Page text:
Director Ericson Core led his team of actors and athletes around the world as they completed a bunch of extreme sports sequences for the upcoming film Point Break.
From jaw-dropping wingsuit flying in the Swiss Alps to freestyle rock climbing in Venezuela, the film covers it all.
Tribute sat down with director Ericson Core and Jon DeVore, champion skydiver and wingsuiter, to discuss shooting extreme stunts and to find out if there was a stunt they would have like to have included in the film.
Ericson, how did the idea of remaking Point Break come about?
The studio had the idea of making a new version of Point Break and they came to me with it. I thought it could be a really great idea if certain things were added to it. If we made sure it was definitely a 25 year later version of it, relevant to the world today. Part of that was bringing it on to a world stage, taking it out of Venice Beach, California and just about bank-robbing surfers, which was a big part of the original one. Ultimately we wound up going to 11 countries in four continents to bring that global sensibility to it, along with international actors. Also, the extreme sports we filmed throughout the world, many of which were influenced by the original Point Break and inspired a lot of the athletes and myself. But ultimately it didn’t exist at the time. So it gave us a whole different leeway to make the film.
Why did you decide to do the movie without visual effects or CG?
The world is inundated with films of green screen and CG, characters that are very entertaining and commercially very successful and audiences are very aware of it but they always have to use their own suspension of disbelief to enjoy the film for what it is and know it is a fantasy and a story being told. But in this situation, just because of the world events we were dealing with, the intensity of our story and the narrative of the characters, it was really necessary to be as authentic as we possibly could and that was bringing people out of the green screen world and into the real world. The extreme sports we are touching upon are not stunts. These are things that people really do, risking their lives and pushing things to the absolute limit. And the way to respect that and also present it correctly on screen is to show the real peril and the real visceral energy of it. There is no better way to do it than on camera. We shot tremendous number of angles and covered the way you would an action scene but did it all authentically.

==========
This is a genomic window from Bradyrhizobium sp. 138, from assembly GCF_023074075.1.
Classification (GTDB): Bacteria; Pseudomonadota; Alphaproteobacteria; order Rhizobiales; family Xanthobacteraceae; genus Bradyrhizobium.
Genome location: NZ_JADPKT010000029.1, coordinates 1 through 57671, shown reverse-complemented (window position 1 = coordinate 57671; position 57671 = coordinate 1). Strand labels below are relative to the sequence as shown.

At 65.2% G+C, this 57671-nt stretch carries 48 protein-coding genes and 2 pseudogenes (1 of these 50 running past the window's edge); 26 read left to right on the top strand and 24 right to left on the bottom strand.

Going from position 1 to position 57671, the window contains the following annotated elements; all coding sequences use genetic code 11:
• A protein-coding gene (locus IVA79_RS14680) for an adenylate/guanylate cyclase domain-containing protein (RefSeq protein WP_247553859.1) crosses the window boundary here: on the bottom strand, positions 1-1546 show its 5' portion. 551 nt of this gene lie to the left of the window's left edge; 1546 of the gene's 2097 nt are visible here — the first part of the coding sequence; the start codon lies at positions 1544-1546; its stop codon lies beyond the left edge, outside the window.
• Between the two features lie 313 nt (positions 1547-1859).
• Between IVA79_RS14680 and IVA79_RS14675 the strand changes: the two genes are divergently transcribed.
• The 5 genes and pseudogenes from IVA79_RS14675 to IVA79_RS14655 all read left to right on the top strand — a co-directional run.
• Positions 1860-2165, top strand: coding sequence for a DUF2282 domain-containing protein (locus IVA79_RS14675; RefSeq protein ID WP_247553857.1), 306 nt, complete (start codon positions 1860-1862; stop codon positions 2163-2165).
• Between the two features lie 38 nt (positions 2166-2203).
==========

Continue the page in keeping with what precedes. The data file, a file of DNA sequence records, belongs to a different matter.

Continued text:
Jon, how did you get involved in the film?
It started when Jeb Corliss and Tim Rigby, two great friends of mine, gave me a call, as I have a lot of coordinating and wingsuit experience along with several world championships under my belt. It was basically a dream come true. I was a junior in high school when the original Point Break came out and it inspired me to get into the world of skydiving. When the call came, it was basically a full circle of my career coming around.
Jon, what was the first extreme sport stunt you did?
Well, if you ask my parents they would say I took a blue tarp, grabbed the four corners of it and ran off the roof of my house! (Laughs) Almost broke my legs. I grew up in Alaska, so from the age of five I started skiing and in a town like that if you don’t get outside and go out exploring, you can go crazy. So I owe a lot of who I am today to where my parents raised me as a kid. And then I found skydiving at a young age and knew I wanted to do that with my life.
Jon, what was the extent of your role in this film and can you tell us a bit about the wingsuit sequence, which was pretty awesome?
I was lucky enough to do something that is usually looked down on in a lot of filmmaking. I wore two hats for this. I got brought on to be the aerial stunt coordinator for the skydiving and base jumping sequences. I was also one of the stunt doubles for the wingsuit sequences.
How long did it take you to film each of these extreme sports sequences?
To challenge of doing it not on a green screen stage is that you do have the issues of weather, the politics of getting into a country, working with new crews and the dangers involved in each and every one of these sports requires lot of specific safety and weather condition awareness. Things like our big wave surfing, you can’t predict that. You can’t put it on a schedule and say three weeks into the shoot we are going to go to the big wave. It happens when it happens. Those took a year in terms of coordinating, watching charts that big wave surfers do in order to hit the biggest breaks that we could.